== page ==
St John of God says transfer of disability, mental-health services to HSE to go ahead
Care provider says HSE has hinted at new funding proposals for it but cites absence of concrete measures
St John of God plans to transfer responsibility for running disability and mental health services back to the State
The care provider, which had a deficit of more than €30 million at the end of last year, said in the absence of concrete measures for sustainable funding, plans to transfer responsibility for running disability and mental health services back to the State from the autumn would proceed.
St John of God Community Services announced last September that it had decided to cease running the majority of its healthcare services, due to the funding crisis, and would transfer responsibility to the HSE over a 12-month period.
St John of God Community Services, part of the wider SJOG Hospitaller Services Group, is funded by the HSE to provide services to 8,000 children and adults on behalf of the State. It employs 2,500 people and is one of the biggest providers of intellectual disability and mental health services in Ireland.
It has been grappling with a mounting financial deficit in recent years, citing underfunding from the HSE.
Clare Dempsey, chief executive of St John of God Community Services, has told staff that the HSE had “referenced bringing a resolution to the funding crisis” in talks with the organisation.
However, she said no proposals had yet been put forward by the HSE for consideration by the board of St John of God Community Services.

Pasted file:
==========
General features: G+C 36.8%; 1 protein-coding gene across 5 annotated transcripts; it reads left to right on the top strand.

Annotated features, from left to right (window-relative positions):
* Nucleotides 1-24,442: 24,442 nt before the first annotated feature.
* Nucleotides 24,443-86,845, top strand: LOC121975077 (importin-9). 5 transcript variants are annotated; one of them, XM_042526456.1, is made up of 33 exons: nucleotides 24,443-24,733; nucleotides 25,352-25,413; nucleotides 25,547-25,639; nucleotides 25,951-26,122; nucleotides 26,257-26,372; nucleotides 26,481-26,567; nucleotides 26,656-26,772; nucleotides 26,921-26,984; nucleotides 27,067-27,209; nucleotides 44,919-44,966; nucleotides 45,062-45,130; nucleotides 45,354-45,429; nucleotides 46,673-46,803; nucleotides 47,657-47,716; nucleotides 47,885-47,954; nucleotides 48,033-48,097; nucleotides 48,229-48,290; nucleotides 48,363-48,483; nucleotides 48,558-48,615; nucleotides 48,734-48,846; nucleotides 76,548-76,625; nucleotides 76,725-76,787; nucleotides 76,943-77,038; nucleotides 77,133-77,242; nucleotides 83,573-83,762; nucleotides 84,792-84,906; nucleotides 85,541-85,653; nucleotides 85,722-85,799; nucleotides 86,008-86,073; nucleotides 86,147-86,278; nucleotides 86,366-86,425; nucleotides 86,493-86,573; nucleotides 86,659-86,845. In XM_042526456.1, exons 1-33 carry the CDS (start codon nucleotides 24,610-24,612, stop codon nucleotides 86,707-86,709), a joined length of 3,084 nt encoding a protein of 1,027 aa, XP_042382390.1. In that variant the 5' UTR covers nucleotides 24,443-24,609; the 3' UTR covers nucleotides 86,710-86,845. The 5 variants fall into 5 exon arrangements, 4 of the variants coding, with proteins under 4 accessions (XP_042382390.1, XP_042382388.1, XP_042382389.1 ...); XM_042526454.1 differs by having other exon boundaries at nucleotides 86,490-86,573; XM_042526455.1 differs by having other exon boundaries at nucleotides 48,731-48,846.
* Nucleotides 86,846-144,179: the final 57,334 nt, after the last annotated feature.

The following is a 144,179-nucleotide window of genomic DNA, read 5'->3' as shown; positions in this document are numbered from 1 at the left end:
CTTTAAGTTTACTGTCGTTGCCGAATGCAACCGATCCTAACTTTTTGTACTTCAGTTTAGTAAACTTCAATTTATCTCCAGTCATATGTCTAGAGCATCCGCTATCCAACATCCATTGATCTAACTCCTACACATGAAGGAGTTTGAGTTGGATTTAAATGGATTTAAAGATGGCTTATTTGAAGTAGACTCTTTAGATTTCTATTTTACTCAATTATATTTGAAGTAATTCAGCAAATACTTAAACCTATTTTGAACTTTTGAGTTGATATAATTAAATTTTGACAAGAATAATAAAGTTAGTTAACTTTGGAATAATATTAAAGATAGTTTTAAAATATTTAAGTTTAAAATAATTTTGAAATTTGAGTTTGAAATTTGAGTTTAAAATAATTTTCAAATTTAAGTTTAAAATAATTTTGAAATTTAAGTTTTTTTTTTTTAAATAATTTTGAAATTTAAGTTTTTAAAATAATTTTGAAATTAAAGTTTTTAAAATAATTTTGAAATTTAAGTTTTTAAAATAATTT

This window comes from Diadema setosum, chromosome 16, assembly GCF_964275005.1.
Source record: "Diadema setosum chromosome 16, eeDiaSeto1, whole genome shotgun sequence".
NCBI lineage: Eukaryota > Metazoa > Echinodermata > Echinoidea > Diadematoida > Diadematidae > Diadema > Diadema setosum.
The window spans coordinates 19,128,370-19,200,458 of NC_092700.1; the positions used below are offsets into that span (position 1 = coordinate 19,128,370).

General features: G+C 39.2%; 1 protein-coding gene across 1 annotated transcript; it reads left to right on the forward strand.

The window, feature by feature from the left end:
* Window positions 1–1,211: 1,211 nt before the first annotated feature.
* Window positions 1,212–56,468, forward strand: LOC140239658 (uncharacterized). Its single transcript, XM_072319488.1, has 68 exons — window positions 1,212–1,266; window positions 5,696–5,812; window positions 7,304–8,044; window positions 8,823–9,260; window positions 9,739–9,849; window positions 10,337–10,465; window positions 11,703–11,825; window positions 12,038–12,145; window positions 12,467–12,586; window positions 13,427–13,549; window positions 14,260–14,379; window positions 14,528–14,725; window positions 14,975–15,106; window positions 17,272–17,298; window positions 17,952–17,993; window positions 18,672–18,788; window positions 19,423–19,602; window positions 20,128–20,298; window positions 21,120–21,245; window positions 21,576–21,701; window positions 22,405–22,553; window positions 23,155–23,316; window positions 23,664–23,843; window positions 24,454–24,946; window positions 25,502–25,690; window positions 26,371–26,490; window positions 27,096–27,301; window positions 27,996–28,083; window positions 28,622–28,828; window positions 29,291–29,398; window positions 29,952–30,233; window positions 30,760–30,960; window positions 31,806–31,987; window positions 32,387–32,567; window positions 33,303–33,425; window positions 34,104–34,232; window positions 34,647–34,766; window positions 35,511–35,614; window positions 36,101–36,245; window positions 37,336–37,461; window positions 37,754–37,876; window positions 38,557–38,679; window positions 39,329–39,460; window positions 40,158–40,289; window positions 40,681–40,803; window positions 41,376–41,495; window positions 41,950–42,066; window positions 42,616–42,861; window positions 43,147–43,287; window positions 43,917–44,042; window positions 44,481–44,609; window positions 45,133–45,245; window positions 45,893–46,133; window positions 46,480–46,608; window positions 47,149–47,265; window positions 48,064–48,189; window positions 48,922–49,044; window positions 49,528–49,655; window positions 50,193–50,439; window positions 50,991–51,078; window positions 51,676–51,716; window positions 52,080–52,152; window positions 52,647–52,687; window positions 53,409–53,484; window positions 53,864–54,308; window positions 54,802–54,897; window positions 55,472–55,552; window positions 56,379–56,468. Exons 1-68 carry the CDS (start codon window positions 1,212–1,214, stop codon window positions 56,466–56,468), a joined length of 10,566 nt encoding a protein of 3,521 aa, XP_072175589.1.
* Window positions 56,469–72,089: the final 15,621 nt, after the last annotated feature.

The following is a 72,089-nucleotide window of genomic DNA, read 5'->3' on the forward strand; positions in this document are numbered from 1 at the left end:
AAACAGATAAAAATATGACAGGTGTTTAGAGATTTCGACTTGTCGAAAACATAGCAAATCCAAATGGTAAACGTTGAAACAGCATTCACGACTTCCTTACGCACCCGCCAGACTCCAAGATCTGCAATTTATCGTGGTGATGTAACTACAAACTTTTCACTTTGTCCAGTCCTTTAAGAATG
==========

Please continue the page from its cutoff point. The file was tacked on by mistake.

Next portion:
“In the absence of concrete and realistic proposals to address the deficit and fully fund service provision sustainably into the future, I therefore remain mandated by the board to work with the HSE to plan for the transfer of services to the HSE,” she said.
In a letter to staff in recent days, Ms Dempsey said the HSE had provided funding to the organisation to run its services up to September 30th next.
“This funding, which amounts to €139.2 million is sufficient to provide the current level of services for this nine-month period and will therefore enable us to focus our energies more directly on the ongoing transition process,” she wrote.
“The HSE also provided additional funding for 2020 in the main to cover the costs of Covid-19. This additional funding together with reduced costs associated with the necessary closure or curtailment of services and the redeployment of staff to residential services, resulted in a surplus for 2020, which enabled us to reduce our accumulated deficit to €32.5milion from €37.5 milion at the end of 2020.
“While the reduction to the accumulated deficit is welcome, it remains a cause of significant concern,” Ms Dempsey wrote.